South African power gives pack cause for optimism
THE loss of five first-choice forwards during the close season left Simon Easterby and his new-look coaching team with a major rebuilding mission on their hands.
But far from papering over the cracks, it appears powerful foundations are being laid at Parc y Scarlets.
Of course, it would be foolish to claim that the Scarlets' pack has finally been steel-coated on the evidence of one game against a below-strength Leinster.
But with a third South African, Joe Snyman, to follow two of his compatriots George Earle and Jacobie Adriaanse to West Wales, the feeling in Llanelli is that the Scarlets are finally putting together a platform to launch their jet-heeled three-quarter line.
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"We have stripped it down to the bare bones and built it up again," said hooker Ken Owens, one of those to stand out in the 45-20 thumping of the European champions.
"I don't think we played anything too sophisticated or technical last weekend, we were just clear in what we were doing and it paid off in the end.
"The forwards really got into the game and the backs finished off their chances. It was a simple, basic gameplan which we executed very well.
"There has been a lot of change in the squad, particularly up front, but we have been lucky to have had a pretty settled pre-season, different from the stop-start of last year when boys were coming in and out with the World Cup.
"There was a bit of rustiness early on, which is understandable, but I think we have come together well and are now understanding each other's roles.
"It is looking good."
Seven forwards in all headed out of the region over the summer. Veteran prop Iestyn Thomas was forced into retirement because of a neck injury, so too Rhys Thomas after his heart scare, while Simon Gardiner joined Rotherham.
In the second row Damian Welch (Exeter Chiefs), Dominic Day (Bath) and Lou Reed (Cardiff Blues) also said their farewells, while England No. 8 Ben Morgan joined Gloucester to further his international ambitions.
The Scarlets, though, have followed the lead of the Irish provinces in looking south for the solution.
Golden Lions prop Adriaanse is due to arrive next month following his province's Currie Cup campaign, Snyman is expected in the coming weeks, while Pumas second row Tomas Vallejos will link up with his new team-mates once Argentina's debut campaign in the Rugby Championship is complete.
This, added to the impressive form of Richard Kelly, who has made the switch from the Ospreys, and the signing of Welsh-qualified Aussie Jake Ball, has given the region much-needed depth for the campaign ahead.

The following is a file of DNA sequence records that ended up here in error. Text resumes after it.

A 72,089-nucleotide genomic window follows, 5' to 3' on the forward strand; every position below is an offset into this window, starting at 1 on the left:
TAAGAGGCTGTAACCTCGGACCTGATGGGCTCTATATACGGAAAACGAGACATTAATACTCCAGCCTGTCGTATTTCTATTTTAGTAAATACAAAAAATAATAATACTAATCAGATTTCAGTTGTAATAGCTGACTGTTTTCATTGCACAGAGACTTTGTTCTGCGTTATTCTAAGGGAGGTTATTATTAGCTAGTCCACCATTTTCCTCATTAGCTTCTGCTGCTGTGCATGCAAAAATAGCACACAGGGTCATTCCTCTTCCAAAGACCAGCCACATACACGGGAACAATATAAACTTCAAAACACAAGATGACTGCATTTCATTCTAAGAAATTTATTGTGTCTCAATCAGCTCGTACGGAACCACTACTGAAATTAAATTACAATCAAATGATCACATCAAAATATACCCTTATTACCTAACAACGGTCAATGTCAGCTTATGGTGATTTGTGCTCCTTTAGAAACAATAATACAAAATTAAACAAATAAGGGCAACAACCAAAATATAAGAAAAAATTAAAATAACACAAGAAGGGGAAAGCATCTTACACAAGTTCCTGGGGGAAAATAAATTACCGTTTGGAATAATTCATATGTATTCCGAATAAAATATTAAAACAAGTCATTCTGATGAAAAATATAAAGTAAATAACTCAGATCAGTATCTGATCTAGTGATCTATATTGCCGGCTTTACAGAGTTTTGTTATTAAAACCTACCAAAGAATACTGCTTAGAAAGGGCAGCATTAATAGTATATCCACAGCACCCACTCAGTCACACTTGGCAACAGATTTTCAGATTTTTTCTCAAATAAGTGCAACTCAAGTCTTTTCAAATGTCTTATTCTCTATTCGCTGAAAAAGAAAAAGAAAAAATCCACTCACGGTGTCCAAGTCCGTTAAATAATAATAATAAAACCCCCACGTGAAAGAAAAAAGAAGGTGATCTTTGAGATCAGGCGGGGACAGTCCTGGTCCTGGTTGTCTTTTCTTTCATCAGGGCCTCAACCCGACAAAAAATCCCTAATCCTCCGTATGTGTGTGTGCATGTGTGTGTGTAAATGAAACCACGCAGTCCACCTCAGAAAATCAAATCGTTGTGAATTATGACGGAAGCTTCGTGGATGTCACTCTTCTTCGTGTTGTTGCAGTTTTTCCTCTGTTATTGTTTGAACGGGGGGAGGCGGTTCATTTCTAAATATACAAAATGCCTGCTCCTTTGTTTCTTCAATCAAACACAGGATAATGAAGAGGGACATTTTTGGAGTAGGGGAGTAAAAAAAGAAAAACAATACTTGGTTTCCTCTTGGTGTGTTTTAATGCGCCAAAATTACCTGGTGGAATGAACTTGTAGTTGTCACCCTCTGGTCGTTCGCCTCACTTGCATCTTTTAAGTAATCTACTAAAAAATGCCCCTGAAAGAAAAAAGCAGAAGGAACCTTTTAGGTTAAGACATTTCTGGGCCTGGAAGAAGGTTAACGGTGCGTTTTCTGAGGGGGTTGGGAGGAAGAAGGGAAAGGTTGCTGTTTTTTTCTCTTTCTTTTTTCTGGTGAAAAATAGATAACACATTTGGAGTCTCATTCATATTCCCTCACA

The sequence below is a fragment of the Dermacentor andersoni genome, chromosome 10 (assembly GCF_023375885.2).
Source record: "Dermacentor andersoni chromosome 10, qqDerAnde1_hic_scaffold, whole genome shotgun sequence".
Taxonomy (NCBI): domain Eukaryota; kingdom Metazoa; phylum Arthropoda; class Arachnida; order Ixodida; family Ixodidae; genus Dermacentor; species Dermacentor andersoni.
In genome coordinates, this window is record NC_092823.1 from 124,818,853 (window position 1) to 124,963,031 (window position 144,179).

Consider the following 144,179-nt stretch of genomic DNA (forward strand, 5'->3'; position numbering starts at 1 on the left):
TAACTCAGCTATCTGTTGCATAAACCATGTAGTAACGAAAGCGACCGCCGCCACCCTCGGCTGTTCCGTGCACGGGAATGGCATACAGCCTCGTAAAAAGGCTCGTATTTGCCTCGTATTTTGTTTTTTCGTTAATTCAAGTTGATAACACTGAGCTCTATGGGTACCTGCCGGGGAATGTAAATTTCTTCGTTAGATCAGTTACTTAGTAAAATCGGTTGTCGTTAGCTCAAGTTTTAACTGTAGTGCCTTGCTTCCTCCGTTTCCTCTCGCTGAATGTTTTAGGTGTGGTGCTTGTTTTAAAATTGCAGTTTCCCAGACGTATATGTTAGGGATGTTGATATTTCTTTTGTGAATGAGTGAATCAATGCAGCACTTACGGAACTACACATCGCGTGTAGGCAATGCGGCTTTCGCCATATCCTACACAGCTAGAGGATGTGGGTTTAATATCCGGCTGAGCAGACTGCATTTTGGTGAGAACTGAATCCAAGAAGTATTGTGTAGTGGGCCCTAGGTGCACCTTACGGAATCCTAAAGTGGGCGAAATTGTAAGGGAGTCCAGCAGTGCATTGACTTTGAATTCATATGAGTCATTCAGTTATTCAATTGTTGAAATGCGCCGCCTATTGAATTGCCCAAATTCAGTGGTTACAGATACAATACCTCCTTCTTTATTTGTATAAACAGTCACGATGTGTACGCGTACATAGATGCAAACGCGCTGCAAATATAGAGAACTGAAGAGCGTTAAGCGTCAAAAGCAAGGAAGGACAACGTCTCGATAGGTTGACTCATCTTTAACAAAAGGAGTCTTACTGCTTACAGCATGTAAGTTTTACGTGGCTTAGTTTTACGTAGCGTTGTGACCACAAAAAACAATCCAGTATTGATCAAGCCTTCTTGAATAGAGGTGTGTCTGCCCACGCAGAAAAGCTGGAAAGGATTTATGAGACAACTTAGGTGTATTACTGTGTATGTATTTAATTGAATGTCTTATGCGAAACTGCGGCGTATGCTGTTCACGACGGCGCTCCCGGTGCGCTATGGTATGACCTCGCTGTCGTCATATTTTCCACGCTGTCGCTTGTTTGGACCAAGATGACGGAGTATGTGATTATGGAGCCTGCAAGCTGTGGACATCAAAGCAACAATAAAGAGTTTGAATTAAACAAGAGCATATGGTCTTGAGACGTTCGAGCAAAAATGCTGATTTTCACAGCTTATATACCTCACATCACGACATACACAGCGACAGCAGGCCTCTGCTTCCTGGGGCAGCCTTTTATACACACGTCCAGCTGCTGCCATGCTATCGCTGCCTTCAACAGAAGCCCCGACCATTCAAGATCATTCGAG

"Depth is the important word," said new forwards coach Danny Wilson. "There is a lot of rugby to be played this season and we are not going to do it off two or three second rows.
"We have had a good start, but as Rob McCusker said after the Leinster game, it is one game, one performance and it doesn't mean anything if we can't back it up and become consistent as a pack of forwards and as a team.
"We were pleased with how it went last Saturday. The line-out functioned really well and we stopped their line-out drive. We were a little bit inconsistent at scrums, we had a couple of good scrums and a couple of poor scrums, so that is something we have to stay on top of.
"But it was my first taste of how good that back line can be when they get good ball and also my first taste of that pack of forwards against a decent Leinster pack that contained a lot of senior professionals — the likes of Strauss, van der Merwe, Toner and Jennings. I was pleased with the result.
"We went in there with a confidence and intent that we could put Leinster under pressure up front. We need to show we can do that in more than one-off games."
This evening's clash with a Glasgow side at full strength and motivated by playing at their new Scotstoun Stadium for the first time will offer the reinvigorated Scarlets eight another stern challenge.
The scrum has come under pressure over the last two weekends, but Wilson, who doubles up as head coach of the Wales Under-20s, has firm faith in the region's two emerging front-rowers Rhodri Jones and Samson Lee, who made his competitive debut for the Scarlets off the bench against the Dubliners.
"They are two very young props to be playing at this level of rugby and are both exceptional talents," he added.
"Both bring slightly different aspects to the game. Rhodri gets through a huge amount of work around the field as you saw on the weekend. By his own admission there was a couple of scrums he won't be as happy with and that is something he is working on.
"Samson came on and had a couple of solid scrums. Speaking to Matthew Rees after the game, he was impressed with his first impression of Samson, which for me, with the experience Matthew brings, shows he has the potential.
"But potential is where Samson is at the moment. He needs to prove that with consistency."
Consistency has been a familiar theme at Parc y Scarlets this week.
The players have travelled north knowing standards have been set and set high.